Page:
The combination of the surgery and Rituximab have completely given me my life back. I have permanent damage in some joints where the cartilage has all, mostly or partly gone and this causes me some pain; but it is absolutely incomparable to the level of pain I was in previously. As long as I am careful and don’t do anything too strenuous, I am living a pain-free life without limitations. Ever since my life as a young adult was snatched away from me, I have lived every single day like it is my last, and I am so proud of everything I have accomplished. I started up my own photography business when I was 22, Stretton Studios Photography, and I absolutely love my job! I am now a finalist in the Miss England contest and qualified as the top fundraiser in the North for my fundraising for PAPYRUS, a young suicide prevention charity. I reached national news for being in Miss England with my condition. I recently won a Local Heroes Award for being named the Young Achiever of the Year. And now, I have been asked by NRAS to be an ambassador, and I am bursting with pride to be able to represent such a wonderful, worthwhile charity.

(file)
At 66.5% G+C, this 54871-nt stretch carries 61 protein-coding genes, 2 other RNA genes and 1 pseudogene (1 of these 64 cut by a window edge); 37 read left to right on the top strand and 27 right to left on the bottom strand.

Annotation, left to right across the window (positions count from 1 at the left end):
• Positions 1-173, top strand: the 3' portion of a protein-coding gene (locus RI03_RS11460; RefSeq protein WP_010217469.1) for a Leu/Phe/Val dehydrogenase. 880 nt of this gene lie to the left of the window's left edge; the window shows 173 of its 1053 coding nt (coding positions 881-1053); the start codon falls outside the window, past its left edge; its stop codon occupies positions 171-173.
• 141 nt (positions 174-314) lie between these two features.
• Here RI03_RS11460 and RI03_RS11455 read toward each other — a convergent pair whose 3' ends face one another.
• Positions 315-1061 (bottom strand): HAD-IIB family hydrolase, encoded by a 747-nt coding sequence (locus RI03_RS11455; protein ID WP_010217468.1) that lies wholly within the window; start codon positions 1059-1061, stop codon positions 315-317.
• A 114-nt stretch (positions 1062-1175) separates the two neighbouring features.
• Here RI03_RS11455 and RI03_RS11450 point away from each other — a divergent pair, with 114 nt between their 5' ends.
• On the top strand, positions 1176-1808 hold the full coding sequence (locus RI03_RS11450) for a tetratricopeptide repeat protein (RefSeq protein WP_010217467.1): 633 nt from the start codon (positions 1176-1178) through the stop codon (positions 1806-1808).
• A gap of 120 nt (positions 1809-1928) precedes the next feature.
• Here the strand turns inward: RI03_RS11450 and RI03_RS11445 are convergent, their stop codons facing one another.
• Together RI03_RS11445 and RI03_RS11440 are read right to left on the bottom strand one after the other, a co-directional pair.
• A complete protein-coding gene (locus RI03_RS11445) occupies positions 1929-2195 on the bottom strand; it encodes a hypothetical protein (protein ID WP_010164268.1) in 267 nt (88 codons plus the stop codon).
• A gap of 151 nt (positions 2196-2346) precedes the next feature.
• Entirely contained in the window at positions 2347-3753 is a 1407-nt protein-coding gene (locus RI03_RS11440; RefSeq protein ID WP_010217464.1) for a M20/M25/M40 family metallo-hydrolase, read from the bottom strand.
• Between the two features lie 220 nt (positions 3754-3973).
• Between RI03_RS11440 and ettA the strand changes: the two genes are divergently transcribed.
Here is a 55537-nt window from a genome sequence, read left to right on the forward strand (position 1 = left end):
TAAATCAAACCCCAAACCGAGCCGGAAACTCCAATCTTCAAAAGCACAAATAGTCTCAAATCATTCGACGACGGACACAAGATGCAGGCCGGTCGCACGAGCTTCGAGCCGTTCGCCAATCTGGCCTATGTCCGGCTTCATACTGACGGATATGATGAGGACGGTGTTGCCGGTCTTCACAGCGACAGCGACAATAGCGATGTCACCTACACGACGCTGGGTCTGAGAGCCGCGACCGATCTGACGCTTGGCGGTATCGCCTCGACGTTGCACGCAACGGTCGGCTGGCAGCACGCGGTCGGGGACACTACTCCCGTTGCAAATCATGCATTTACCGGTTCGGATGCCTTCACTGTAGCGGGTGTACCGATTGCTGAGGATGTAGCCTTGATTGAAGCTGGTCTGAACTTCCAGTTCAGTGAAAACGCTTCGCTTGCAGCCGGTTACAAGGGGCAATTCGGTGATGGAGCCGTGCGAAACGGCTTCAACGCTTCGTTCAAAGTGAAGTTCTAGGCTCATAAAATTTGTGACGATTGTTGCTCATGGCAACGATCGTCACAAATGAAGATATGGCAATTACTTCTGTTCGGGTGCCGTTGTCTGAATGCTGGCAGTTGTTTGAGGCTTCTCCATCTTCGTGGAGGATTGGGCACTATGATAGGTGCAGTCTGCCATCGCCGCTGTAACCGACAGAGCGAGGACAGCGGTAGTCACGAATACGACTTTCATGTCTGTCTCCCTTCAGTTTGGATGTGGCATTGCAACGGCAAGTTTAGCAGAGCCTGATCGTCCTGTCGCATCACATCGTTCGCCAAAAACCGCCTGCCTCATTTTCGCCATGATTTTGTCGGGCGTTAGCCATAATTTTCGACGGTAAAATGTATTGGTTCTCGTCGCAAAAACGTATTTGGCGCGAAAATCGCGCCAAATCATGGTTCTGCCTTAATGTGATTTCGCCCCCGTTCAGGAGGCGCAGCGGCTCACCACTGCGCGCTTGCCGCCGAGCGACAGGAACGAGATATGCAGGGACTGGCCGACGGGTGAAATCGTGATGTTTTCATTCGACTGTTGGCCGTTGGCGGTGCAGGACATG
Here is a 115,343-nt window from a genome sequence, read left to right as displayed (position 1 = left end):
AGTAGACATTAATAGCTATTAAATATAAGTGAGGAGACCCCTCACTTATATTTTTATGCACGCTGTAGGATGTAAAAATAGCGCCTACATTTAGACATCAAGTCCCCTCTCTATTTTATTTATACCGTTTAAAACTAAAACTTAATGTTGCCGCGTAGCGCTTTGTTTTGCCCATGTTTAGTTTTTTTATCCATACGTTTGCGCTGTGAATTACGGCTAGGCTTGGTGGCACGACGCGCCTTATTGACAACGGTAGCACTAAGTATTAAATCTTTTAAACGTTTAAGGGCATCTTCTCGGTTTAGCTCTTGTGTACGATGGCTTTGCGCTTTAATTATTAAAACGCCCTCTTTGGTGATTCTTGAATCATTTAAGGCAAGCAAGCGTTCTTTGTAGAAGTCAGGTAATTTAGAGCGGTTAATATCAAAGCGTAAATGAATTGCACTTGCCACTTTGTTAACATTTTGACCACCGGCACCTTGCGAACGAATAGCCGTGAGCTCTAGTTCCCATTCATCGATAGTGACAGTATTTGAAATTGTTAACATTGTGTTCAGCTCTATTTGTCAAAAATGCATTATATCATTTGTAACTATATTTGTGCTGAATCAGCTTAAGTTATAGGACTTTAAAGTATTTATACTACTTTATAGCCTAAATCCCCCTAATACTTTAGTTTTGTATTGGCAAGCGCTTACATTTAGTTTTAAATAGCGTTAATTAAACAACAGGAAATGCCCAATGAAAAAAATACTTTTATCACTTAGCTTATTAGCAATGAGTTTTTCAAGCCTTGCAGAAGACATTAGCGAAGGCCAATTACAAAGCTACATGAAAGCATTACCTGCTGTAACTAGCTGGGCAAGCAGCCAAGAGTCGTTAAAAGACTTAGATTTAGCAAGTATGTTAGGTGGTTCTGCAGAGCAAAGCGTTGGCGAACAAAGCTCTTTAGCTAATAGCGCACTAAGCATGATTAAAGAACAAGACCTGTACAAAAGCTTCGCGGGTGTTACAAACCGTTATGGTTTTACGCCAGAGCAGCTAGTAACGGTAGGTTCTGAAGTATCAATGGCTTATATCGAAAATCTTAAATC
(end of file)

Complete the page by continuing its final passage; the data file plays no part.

If anyone struggling with their pain is reading this now, then please pay close attention to this. I was dragged through Hell by both hands, and I honestly put such little value on my life when I was in such pain. I couldn’t see any meaningful future – how could I when my Mum had to dress myself each day? My life felt meaningless and worthless, and I felt like a burden. I relied on my family and boyfriend to do everything for me. My younger brother and sister were sitting exams which got completely overlooked because I was the focus of my parents’ attention. My sister’s birthday even slipped completely under the radar one year because I was in hospital. I was in agony every second of every day, my body wasn’t responding to any drugs, I hated my appearance, I cut myself off socially, and I could barely move out of bed. And yet somehow I kept pushing forward, and now I absolutely love my life and everything about it! One word to take from this is HOPE. Because that’s what’ll drive you forward and that’s what’ll see you across the finish line. Hold OPain Ends.